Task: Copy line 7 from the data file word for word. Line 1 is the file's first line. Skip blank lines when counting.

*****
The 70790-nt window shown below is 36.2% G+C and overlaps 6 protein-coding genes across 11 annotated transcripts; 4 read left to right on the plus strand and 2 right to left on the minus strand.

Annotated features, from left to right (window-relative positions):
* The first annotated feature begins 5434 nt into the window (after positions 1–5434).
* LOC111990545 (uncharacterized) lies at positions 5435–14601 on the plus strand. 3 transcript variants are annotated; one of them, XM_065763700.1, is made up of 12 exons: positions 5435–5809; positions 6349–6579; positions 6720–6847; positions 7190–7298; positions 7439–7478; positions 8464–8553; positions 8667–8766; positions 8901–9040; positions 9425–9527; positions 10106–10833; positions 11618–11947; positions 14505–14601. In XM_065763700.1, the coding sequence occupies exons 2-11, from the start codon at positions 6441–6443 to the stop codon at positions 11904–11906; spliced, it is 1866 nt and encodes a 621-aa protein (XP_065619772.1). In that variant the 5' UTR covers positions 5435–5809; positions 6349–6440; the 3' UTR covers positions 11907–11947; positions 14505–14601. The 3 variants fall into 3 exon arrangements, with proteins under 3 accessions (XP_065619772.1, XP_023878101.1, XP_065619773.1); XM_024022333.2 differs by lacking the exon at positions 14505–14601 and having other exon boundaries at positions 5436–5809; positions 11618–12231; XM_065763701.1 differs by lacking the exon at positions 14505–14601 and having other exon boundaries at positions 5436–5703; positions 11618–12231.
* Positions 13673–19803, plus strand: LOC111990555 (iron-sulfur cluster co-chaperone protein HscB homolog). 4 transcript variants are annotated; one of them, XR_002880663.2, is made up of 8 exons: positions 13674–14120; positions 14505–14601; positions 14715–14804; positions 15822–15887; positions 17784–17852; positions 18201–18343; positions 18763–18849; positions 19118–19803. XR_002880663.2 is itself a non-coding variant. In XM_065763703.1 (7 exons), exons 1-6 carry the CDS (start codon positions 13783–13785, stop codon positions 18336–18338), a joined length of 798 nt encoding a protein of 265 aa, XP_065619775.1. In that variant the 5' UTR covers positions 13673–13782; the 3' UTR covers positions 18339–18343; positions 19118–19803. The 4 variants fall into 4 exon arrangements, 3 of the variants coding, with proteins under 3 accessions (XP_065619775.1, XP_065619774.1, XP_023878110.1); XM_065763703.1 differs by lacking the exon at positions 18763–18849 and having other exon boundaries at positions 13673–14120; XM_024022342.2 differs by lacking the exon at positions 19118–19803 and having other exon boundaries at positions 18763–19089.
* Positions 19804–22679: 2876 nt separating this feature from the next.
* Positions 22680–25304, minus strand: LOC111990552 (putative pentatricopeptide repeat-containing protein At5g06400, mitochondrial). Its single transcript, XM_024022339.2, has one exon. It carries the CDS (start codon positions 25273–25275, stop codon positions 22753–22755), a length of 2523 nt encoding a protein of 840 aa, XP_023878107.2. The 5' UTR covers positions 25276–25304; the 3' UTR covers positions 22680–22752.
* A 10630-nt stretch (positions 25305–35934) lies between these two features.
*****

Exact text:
* Positions 22680–25304, minus strand: LOC111990552 (putative pentatricopeptide repeat-containing protein At5g06400, mitochondrial). Its single transcript, XM_024022339.2, has one exon. It carries the CDS (start codon positions 25273–25275, stop codon positions 22753–22755), a length of 2523 nt encoding a protein of 840 aa, XP_023878107.2. The 5' UTR covers positions 25276–25304; the 3' UTR covers positions 22680–22752.